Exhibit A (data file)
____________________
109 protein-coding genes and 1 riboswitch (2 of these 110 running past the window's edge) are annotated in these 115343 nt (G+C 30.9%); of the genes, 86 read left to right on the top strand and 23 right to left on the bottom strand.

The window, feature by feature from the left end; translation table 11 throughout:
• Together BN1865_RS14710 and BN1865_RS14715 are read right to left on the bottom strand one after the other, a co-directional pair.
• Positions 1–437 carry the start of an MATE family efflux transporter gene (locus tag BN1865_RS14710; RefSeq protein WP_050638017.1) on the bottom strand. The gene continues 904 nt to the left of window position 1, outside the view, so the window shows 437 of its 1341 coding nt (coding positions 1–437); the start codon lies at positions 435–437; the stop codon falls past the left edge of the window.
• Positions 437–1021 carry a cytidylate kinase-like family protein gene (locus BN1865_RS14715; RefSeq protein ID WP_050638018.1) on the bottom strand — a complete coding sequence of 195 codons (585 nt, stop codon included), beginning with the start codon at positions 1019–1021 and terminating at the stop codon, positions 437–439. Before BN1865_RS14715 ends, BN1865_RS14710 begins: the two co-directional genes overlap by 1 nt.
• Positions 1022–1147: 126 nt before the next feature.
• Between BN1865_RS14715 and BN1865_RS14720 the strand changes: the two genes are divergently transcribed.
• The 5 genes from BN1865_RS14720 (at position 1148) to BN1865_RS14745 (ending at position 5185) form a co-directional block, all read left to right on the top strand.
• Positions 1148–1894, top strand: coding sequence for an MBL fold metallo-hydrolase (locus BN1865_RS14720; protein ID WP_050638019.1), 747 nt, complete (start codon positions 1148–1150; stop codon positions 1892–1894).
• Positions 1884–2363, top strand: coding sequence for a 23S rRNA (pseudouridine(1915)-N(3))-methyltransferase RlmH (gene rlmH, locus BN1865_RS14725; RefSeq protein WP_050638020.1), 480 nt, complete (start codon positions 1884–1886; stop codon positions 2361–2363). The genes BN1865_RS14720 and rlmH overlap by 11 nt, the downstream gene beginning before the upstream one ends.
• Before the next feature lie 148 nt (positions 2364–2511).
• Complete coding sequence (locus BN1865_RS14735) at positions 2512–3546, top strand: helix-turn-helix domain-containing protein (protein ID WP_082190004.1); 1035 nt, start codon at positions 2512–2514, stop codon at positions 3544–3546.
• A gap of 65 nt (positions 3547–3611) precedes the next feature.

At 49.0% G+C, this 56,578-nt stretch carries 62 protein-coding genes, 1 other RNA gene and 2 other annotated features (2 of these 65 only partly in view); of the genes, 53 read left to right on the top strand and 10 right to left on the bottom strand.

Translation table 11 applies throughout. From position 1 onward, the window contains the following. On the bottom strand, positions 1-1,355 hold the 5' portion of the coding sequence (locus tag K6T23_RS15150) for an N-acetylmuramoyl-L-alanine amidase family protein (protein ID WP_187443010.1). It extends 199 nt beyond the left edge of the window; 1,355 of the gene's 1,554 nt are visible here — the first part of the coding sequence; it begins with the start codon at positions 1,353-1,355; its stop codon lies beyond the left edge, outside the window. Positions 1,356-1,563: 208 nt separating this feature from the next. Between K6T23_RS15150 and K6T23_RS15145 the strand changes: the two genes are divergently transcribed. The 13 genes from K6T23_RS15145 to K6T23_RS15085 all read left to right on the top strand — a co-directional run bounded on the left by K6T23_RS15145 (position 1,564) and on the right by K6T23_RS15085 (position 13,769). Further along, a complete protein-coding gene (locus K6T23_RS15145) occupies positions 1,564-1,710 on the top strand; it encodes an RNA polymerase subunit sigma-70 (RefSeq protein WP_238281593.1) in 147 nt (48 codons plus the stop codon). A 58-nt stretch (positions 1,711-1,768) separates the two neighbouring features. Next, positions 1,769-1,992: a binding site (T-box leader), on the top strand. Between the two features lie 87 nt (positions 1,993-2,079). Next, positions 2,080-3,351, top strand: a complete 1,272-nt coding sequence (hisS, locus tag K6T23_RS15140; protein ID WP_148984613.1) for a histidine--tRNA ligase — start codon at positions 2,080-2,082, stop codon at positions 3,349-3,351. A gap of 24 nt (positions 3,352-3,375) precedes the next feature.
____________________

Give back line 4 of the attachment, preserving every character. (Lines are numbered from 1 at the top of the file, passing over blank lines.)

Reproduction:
• Positions 1–437 carry the start of an MATE family efflux transporter gene (locus tag BN1865_RS14710; RefSeq protein WP_050638017.1) on the bottom strand. The gene continues 904 nt to the left of window position 1, outside the view, so the window shows 437 of its 1341 coding nt (coding positions 1–437); the start codon lies at positions 435–437; the stop codon falls past the left edge of the window.